Biology Class 11 NCERT Solutions: Chapter 17 Breathing and Exchange of Gases Part 3

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Q: 11. Define oxygen dissociation curve. Can you suggest any reason for its sigmoidal pattern?

Answer :

The oxygen dissociation curve is a graph showing the percentage saturation of oxyhaemoglobin at various partial pressures of oxygen.

The curve shows the equilibrium of oxyhaemoglobin and haemoglobin at various partial pressures.

In the lungs, the partial pressure of oxygen is high. Hence, haemoglobin binds to oxygen and forms oxyhaemoglobin.

Tissues have a low oxygen concentration. Therefore, at the tissues, oxyhaemoglobin releases oxygen to form haemoglobin.

The sigmoid shape of the dissociation curve is because of the binding of oxygen to haemoglobin. As the first oxygen molecule binds to haemoglobin, it increases the affinity for the second molecule of oxygen to bind. Subsequently, haemoglobin attracts more oxygen.

Oxygen dissociation curve

Oxygen Dissociation Curve

Q: 12. Have you heard about hypoxia? Try to gather information about it, and discuss with your friends.

Answer:

Hypoxia is a condition characterised by an inadequate or decreased supply of oxygen to the lungs. It is caused by several extrinsic factors such as reduction in , inadequate oxygen, etc. The different types of hypoxia are discussed below.

Image of the different types of hypoxia

The Different Types of Hypoxia

Hypoxemic hypoxia:

In this condition, there is a reduction in the oxygen content of blood as a result of the low partial pressure of oxygen in the arterial blood.

Anemic hypoxia:

In this condition, there is a reduction in the concentration of haemoglobin.

Stagnant or ischemic hypoxia:

In this condition, there is a deficiency in the oxygen content of blood because of poor blood circulation. It occurs when a person is exposed to cold temperature for a prolonged period of time.

Histotoxic hypoxia:

In this condition, tissues are unable to use oxygen. This occurs during carbon monoxide or cyanide poisoning.

Q: 13. Distinguish between

(A) IRV and ERV

(B) Inspiratory capacity and Expiratory capacity

(C) Vital capacity and Total lung capacity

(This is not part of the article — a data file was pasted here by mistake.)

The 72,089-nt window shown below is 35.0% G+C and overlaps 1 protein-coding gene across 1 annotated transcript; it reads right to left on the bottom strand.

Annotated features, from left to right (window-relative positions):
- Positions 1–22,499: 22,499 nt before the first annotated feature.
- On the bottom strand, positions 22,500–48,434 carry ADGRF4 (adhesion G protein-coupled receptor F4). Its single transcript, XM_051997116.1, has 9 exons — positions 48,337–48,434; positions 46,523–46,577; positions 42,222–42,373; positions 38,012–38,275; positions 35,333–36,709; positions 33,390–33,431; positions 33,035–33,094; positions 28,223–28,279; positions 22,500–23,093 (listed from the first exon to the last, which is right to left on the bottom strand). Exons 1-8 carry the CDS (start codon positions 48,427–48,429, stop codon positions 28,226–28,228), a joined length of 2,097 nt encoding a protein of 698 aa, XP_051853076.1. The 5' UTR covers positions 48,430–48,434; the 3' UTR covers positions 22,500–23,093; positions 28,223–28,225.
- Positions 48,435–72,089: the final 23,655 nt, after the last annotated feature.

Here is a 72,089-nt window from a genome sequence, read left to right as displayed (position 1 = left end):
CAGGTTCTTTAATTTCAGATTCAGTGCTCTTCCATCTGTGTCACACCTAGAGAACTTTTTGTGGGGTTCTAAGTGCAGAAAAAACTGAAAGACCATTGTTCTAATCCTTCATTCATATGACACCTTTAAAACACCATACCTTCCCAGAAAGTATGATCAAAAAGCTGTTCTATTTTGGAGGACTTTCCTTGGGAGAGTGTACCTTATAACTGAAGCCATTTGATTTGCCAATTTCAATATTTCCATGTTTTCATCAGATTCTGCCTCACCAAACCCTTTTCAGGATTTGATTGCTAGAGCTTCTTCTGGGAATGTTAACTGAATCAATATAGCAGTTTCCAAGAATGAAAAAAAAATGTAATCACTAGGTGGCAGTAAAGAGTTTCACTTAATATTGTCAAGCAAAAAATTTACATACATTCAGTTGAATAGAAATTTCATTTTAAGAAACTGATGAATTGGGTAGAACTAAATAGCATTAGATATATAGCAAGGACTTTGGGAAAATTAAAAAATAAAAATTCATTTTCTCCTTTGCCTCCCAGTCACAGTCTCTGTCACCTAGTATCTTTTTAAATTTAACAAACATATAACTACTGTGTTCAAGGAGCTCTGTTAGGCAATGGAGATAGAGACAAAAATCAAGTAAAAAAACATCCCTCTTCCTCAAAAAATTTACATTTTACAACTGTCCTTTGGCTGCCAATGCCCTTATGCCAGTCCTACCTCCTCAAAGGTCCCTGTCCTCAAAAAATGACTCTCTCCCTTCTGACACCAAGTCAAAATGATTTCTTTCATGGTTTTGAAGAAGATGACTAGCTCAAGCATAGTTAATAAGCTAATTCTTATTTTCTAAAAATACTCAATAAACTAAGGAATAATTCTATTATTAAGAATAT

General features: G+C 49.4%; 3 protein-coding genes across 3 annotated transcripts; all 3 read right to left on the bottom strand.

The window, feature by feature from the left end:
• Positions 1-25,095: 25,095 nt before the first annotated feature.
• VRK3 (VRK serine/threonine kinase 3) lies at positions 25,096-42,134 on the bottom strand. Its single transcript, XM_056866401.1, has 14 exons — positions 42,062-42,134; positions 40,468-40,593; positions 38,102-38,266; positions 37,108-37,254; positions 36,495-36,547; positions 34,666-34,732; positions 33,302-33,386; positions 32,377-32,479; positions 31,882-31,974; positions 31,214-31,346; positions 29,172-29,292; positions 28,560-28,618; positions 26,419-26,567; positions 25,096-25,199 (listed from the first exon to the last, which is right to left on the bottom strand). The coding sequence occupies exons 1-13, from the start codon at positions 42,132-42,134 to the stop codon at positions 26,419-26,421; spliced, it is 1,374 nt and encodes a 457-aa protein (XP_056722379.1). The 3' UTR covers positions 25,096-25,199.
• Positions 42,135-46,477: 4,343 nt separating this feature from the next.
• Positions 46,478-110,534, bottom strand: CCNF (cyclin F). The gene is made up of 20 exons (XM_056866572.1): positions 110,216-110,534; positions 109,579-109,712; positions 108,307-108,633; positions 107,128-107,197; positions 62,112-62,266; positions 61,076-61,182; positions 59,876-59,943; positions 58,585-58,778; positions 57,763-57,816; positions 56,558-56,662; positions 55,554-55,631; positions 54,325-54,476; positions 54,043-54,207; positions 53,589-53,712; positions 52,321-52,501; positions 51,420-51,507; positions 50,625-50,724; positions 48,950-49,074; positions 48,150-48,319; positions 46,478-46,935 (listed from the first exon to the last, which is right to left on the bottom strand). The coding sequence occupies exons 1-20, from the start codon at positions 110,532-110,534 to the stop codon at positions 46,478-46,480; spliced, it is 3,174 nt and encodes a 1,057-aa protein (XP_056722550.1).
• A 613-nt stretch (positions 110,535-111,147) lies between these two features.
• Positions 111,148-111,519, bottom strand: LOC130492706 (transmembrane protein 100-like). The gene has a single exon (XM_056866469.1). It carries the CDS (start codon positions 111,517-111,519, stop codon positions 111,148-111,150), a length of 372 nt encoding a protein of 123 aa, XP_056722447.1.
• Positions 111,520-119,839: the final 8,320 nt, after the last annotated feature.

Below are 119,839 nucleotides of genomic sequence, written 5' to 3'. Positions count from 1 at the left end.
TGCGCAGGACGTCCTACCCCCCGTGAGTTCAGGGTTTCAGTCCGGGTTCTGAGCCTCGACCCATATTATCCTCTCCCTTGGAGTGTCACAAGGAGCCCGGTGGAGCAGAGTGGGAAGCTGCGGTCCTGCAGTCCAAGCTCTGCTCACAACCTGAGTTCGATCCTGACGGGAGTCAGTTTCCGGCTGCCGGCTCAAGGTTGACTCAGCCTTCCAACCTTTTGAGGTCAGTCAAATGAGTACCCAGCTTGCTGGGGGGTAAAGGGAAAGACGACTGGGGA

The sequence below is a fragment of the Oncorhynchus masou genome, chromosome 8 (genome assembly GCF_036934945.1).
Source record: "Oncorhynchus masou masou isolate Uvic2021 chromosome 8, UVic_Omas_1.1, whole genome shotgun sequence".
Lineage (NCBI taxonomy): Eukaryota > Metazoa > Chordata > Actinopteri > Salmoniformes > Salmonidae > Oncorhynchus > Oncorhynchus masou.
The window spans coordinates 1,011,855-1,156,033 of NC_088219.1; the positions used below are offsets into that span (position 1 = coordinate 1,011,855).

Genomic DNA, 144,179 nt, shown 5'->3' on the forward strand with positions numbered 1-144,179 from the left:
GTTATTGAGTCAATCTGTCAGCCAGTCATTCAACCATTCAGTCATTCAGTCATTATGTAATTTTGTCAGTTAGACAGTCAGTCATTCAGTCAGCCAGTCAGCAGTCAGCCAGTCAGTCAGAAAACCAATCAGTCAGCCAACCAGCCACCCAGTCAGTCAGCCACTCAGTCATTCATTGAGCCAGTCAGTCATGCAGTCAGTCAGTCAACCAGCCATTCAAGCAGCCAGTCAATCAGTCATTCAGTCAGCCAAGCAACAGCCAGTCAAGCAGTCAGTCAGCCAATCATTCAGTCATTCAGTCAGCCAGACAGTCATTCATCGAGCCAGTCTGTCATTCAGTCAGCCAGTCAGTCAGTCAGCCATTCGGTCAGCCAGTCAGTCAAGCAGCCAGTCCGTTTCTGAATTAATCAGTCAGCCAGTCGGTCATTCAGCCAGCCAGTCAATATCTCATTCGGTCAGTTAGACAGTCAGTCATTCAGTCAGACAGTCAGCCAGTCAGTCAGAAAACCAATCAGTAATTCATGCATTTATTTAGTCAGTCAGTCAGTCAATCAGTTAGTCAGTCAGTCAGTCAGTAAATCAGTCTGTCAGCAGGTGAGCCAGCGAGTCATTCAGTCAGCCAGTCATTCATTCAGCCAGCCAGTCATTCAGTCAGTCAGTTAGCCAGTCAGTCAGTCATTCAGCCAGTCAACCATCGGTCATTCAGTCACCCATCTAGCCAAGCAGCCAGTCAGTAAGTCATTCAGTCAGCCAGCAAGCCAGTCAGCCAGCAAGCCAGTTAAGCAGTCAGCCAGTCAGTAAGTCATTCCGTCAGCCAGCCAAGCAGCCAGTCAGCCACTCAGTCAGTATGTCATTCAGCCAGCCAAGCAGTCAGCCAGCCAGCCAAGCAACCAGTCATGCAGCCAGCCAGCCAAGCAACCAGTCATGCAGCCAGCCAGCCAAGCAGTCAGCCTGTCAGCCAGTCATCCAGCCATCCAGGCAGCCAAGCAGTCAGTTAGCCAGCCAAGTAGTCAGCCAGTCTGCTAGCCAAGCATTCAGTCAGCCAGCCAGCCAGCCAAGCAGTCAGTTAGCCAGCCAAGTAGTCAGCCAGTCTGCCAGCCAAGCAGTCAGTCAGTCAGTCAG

Answer:

(A)

Q_13_A_Table of Inspiratory Reserve Volume and Expiratory Reserve Volume
Q_13_A_Table of Inspiratory reserve volume and Expiratory reserve volume

Inspiratory reserve volume

Expiratory reserve volume (ERV)

1.

It is the maximum volume of air that

Can be inhaled after a normal inspiration

1.

It is the maximum volume of air that

can be exhaled after a normal expiration.

2.

It is about in the

human lungs.

2.

It is about in the human lungs.

(B)

Q_13_B_Table of Inspiratory Capacity and Expiratory Capacity
Q_13_B_Table of Inspiratory Capacity and Expiratory Capacity

Inspiratory Capacity (IC)

Expiratory Capacity(EC)

1.

It is the volume of air that can be

inhaled after a normal expiration.

1.

It is the volume of air that can be exhaled after a normal inspiration.

2.

It includes tidal volume and inspiratory reserve volume.

2.

It includes tidal volume and expiratory

reserve volume.

(C)

Q_13_C_Table of Vital Capacity and Total Lung Capacity
Q_13_C_Table of Vital Capacity and Total lung Capacity

Vital Capacity (VC)

Total lung Capacity(TLC)

1.

It is the volume of air that can be

inhaled after a normal expiration.

1.

It is the volume of air that can be exhaled after a normal inspiration.

2.

It includes tidal volume and inspiratory reserve volume.

2.

It includes tidal volume and expiratory

reserve volume.

Q: 14. What is Tidal volume? Find out the Tidal volume (approximate value) for a healthy human in an hour.

Answer

Tidal volume is the volume of air inspired or expired during normal respiration.

Image shows the tidal volume

Image Shows the Tidal Volume

It is about of air per minute.

The hourly tidal volume for a healthy human can be calculated as:

Tidal volume in an hour

Therefore, the hourly tidal volume for a healthy human is approximately

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